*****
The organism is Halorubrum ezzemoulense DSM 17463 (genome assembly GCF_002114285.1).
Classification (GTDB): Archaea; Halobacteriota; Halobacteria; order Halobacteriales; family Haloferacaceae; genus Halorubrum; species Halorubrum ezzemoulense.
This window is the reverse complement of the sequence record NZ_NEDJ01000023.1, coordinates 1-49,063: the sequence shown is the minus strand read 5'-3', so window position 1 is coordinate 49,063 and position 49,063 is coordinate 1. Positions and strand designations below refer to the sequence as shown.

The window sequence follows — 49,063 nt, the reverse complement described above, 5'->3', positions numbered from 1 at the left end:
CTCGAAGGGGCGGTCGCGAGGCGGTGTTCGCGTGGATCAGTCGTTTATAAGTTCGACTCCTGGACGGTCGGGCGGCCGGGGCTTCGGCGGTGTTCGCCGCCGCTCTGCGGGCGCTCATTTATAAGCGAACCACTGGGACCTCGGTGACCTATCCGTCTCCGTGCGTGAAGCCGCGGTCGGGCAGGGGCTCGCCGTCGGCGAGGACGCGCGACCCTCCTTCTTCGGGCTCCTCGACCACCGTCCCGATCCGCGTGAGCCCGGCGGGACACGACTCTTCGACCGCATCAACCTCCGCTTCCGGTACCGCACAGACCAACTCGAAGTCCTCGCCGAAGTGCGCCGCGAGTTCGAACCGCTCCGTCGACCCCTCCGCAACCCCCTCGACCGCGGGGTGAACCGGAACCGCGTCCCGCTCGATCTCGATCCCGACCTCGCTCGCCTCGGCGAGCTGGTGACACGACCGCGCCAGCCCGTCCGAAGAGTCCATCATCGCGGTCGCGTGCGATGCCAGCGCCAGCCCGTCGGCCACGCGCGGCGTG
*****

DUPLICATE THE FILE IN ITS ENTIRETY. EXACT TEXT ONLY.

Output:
The organism is Halorubrum ezzemoulense DSM 17463 (genome assembly GCF_002114285.1).
Classification (GTDB): Archaea; Halobacteriota; Halobacteria; order Halobacteriales; family Haloferacaceae; genus Halorubrum; species Halorubrum ezzemoulense.
This window is the reverse complement of the sequence record NZ_NEDJ01000023.1, coordinates 1-49,063: the sequence shown is the minus strand read 5'-3', so window position 1 is coordinate 49,063 and position 49,063 is coordinate 1. Positions and strand designations below refer to the sequence as shown.

The window sequence follows — 49,063 nt, the reverse complement described above, 5'->3', positions numbered from 1 at the left end:
CTCGAAGGGGCGGTCGCGAGGCGGTGTTCGCGTGGATCAGTCGTTTATAAGTTCGACTCCTGGACGGTCGGGCGGCCGGGGCTTCGGCGGTGTTCGCCGCCGCTCTGCGGGCGCTCATTTATAAGCGAACCACTGGGACCTCGGTGACCTATCCGTCTCCGTGCGTGAAGCCGCGGTCGGGCAGGGGCTCGCCGTCGGCGAGGACGCGCGACCCTCCTTCTTCGGGCTCCTCGACCACCGTCCCGATCCGCGTGAGCCCGGCGGGACACGACTCTTCGACCGCATCAACCTCCGCTTCCGGTACCGCACAGACCAACTCGAAGTCCTCGCCGAAGTGCGCCGCGAGTTCGAACCGCTCCGTCGACCCCTCCGCAACCCCCTCGACCGCGGGGTGAACCGGAACCGCGTCCCGCTCGATCTCGATCCCGACCTCGCTCGCCTCGGCGAGCTGGTGACACGACCGCGCCAGCCCGTCCGAAGAGTCCATCATCGCGGTCGCGTGCGATGCCAGCGCCAGCCCGTCGGCCACGCGCGGCGTG